PRETORIA, South Africa -- The murder trial of South African Olympic athlete
Michelle Burger, the neighbor who lives close to Pistorius, told the court that she was awakened by the sound of a woman screaming in the early hours of Valentine's Day morning last year. She said that she sat up in bed and that her husband woke up and went out onto their balcony to listen.
"It was a very traumatic thing. We could hear very close bloodcurdling screams," she told the court. "I thought it was a house-breaking."
Pistorius, who in 2012 won acclaim for becoming the first amputee athlete to compete in the Olympics, pleaded not guilty to the murder of his girlfriend,
Further along the same court bench, members of Steenkamp’s family, including her mother, June Steenkamp, were seated. They looked grim as Pistorius walked into the court, passing in front of them before taking his seat.
June Steenkamp, 67, said she came to court look Pistorius in the eye, according to the Pretoria News newspaper.
"I want to look at Oscar, really look him in the eyes and see for myself the truth about what he did to Reeva. Whatever the court decides at the end of his trial, I will be ready to forgive him. ... But first I want to force him to look at me, Reeva's mother, and see the pain and anguish he has inflicted on me. I feel I need that."
Pistorius admits that he shot and killed Steenkamp through a toilet door at his apartment, but claims that he believed she was a intruder.
In her testimony, Burger said that when she heard the screams, she assumed that intruders were attacking a couple. She said she heard a woman scream for help, and a man's voice also calling for help.
She said she told her husband to phone the apartment complex's security guards to report the incident. Shortly afterward, the woman's screams grew louder, she said.
"My husband went back on the balcony. I was still in bed. I heard her scream again. It was worse. It was more intense. She was very scared. The screams were at a climax," Burger testified.
She said she then heard four gunshots. "Bang ... bang-bang ... bang," she said, describing a pause between the first shot, followed by two shots close together, then a small pause followed by a fourth shot.
Burger said she told her husband that she believed a neighbor had seen her husband shot dead in front of her by an intruder.
She testified that her husband called her at work the next day to tell her that about news reports that Oscar Pistorius had killed his girlfriend and had mistaken her for a burglar.
"I told my husband it could not be, because that was not what we heard," she told the court. Burger said she did not know Pistorius and had never seen him before Monday's court hearing.
Slides showing the proximity between Burger's balcony and the Pistorius residence were projected in the courtroom.
Pistorius' opening statement to the court, read by his lawyer, Ken Oldwage, spelled out the defense case that the killing was a terrible accident. He accused the prosecution of character assassination and relying on inadmissible evidence. Oldwage said the prosecution's claims that witnesses had heard an argument could not be true because there had been no argument between Pistorius and Steenkamp that night.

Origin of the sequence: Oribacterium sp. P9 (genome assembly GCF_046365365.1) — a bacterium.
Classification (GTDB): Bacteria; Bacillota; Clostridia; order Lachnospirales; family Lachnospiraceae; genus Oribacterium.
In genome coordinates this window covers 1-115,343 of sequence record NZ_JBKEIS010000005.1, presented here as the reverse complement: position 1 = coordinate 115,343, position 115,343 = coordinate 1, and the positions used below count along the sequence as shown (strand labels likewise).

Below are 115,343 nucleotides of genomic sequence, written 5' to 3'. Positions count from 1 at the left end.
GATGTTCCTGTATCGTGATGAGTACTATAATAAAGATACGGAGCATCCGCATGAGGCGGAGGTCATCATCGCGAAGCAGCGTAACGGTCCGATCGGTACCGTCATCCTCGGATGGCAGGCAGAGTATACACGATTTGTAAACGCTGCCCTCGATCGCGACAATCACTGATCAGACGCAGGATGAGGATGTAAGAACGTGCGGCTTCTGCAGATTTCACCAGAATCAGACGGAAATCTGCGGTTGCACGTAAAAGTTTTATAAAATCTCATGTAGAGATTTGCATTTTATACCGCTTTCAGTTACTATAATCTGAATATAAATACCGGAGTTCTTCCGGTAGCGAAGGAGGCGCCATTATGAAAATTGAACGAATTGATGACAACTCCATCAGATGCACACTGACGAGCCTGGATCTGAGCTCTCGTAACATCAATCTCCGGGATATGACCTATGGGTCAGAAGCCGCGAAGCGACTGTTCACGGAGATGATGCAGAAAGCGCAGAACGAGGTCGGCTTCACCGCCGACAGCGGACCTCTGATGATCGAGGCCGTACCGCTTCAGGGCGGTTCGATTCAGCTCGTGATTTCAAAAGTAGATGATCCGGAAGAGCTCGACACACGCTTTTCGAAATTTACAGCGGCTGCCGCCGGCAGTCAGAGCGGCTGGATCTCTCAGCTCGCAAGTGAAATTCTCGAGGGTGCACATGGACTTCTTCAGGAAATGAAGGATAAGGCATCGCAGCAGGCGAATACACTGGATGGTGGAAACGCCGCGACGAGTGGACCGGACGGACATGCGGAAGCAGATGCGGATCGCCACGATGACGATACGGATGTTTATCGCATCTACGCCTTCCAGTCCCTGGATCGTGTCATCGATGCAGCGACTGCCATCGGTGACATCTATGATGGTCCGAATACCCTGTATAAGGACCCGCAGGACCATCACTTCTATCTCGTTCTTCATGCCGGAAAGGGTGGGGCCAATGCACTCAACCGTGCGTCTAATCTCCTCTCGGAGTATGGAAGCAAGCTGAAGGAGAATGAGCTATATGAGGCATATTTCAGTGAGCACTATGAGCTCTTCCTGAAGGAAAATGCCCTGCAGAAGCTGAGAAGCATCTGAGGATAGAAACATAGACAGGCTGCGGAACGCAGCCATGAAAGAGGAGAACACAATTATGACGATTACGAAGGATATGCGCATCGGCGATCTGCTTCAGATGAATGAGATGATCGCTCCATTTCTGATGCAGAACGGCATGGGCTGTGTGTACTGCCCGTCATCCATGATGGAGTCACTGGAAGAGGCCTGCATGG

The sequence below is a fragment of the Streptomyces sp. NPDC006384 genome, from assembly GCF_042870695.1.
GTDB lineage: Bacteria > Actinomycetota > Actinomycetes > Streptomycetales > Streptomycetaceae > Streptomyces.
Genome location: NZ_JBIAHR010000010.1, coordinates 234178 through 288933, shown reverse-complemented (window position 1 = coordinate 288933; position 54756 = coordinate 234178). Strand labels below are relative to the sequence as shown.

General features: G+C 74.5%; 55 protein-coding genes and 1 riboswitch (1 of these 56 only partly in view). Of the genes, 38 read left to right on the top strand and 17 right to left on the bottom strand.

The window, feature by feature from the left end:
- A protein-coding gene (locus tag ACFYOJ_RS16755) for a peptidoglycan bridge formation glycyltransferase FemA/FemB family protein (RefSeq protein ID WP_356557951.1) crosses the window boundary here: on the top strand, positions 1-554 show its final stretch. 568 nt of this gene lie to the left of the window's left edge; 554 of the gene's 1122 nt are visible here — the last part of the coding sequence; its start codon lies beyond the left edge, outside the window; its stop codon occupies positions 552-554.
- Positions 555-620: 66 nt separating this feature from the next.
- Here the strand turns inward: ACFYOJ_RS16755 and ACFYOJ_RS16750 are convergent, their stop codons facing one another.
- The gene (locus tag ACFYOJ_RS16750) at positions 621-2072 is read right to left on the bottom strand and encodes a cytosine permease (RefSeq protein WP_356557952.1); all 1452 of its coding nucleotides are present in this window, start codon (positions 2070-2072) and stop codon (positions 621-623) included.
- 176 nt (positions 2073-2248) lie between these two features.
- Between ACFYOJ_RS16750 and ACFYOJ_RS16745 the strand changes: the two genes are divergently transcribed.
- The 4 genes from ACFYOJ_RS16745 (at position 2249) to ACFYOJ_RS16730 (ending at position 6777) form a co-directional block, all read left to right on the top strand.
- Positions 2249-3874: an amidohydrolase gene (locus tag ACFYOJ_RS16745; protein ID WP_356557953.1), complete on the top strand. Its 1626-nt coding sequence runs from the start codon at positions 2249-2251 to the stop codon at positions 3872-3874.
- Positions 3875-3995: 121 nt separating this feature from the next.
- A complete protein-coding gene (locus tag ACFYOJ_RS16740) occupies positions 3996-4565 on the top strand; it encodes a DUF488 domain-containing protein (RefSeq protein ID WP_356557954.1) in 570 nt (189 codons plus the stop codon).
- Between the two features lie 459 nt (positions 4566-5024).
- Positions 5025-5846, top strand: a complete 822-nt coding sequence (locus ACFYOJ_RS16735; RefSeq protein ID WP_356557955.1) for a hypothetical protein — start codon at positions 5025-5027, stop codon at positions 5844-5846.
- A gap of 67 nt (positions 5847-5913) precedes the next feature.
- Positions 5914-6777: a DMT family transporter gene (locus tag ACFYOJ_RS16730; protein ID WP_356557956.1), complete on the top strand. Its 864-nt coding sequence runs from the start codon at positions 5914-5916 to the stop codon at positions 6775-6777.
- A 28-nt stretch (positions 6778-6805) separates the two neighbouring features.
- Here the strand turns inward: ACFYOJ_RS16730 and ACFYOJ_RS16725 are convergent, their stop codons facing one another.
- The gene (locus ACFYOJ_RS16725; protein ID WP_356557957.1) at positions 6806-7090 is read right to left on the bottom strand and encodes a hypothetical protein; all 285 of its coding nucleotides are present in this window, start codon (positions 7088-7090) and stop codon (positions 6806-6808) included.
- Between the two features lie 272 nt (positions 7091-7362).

Oldwage said Pistorius woke up in the middle of the night, went onto the residence's balcony to get two fans and walked back into the darkened bedroom. The lawyer said Pistorius had spoken to Steenkamp shortly before this and did not realize that she had left the room and gone to the toilet.
He said the athlete heard the sound of the bathroom window sliding open and thought an intruder was getting into the residence, so Pistorius took his gun and fired through the door in order to protect himself and his girlfriend.
"The allegation that I wanted to kill Reeva could not be further from the truth," Pistorius' statement said Monday.
His statement also said the scene in his apartment had been "tampered with."
[Updated, 1:32 p.m., March 3:
Hundreds of photographers and cameraman crowded outside the courtroom early Monday waiting for a glimpse of Pistorius as he arrived. The trial, the first to be televised in South Africa, had audiences on social media enthralled, some tweeting their support for Pistorius, others declaring their belief that he was sure to be convicted.
Barry Roux, one of Pistorius' defense attorneys, hammered away at Burger for most of the afternoon, suggesting that the voice she heard screaming was not that of Steenkamp but Pistorius, who he said sounded like a woman when upset.
He suggested that the shots were fired earlier, when Burger was asleep and that what she heard weren't gunshots but the sounds of Pistorius bashing down the toilet door with a cricket bat after shooting Steenkamp.
"I've got no doubt I heard gun shots. I did not hear a cricket bat hitting a door," Burger said.
Roux suggested that Burger had begun with a belief in Pistorius' guilt, and he accused her of fabricating sections of her evidence and adapting her story.
"You're not sure. You're adapting, you're speculating, you're trying to close all the gaps," he said.
He also appeared to foreshadow the testimony of other witnesses, saying that other neighbors who lived closer to Pistorius claimed to have heard a man crying loudly on the night Steenkamp died.
The credibility of these opposing accounts will likely be one of the key points on which the case turns.]
In addition to the murder charge, the prosecution also read out two charges of recklessly discharging a gun in a public place, once in a restaurant and once through the sunroof of a car, against Pistorius. He was also charged with illegal possession of ammunition. He pleaded not guilty to all those charges as well.